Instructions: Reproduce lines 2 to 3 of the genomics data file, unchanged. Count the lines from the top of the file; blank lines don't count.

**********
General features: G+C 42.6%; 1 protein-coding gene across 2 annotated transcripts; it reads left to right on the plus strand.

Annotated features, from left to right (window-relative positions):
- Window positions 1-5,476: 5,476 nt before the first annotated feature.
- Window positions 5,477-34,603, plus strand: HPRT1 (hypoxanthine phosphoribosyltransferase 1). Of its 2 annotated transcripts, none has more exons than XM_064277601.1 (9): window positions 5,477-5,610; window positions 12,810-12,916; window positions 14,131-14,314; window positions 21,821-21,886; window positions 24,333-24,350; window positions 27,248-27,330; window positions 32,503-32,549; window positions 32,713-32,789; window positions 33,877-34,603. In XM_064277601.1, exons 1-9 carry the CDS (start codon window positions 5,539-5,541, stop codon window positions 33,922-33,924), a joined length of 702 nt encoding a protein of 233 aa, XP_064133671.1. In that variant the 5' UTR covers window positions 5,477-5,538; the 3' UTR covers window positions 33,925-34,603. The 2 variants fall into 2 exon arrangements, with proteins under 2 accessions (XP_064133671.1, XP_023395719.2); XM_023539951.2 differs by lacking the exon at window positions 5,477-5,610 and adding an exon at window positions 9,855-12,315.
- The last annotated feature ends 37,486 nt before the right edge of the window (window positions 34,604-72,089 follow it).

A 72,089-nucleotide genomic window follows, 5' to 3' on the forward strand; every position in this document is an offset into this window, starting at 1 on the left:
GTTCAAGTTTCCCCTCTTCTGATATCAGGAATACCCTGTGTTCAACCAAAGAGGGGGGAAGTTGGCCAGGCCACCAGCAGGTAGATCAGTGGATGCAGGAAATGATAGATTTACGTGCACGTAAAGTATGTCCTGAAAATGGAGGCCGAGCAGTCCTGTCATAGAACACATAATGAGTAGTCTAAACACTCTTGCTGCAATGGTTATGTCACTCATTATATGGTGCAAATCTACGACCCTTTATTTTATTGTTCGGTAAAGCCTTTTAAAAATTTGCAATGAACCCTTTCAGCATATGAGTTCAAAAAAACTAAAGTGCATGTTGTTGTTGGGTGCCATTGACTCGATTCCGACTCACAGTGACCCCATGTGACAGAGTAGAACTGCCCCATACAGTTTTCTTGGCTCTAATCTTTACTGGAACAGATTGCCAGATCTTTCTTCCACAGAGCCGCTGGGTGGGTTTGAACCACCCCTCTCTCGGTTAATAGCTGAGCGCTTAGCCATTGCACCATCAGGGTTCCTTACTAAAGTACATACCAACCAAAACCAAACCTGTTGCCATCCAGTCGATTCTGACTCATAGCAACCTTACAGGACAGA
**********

Annotated features, from left to right (window-relative positions):
- Window positions 1-5,476: 5,476 nt before the first annotated feature.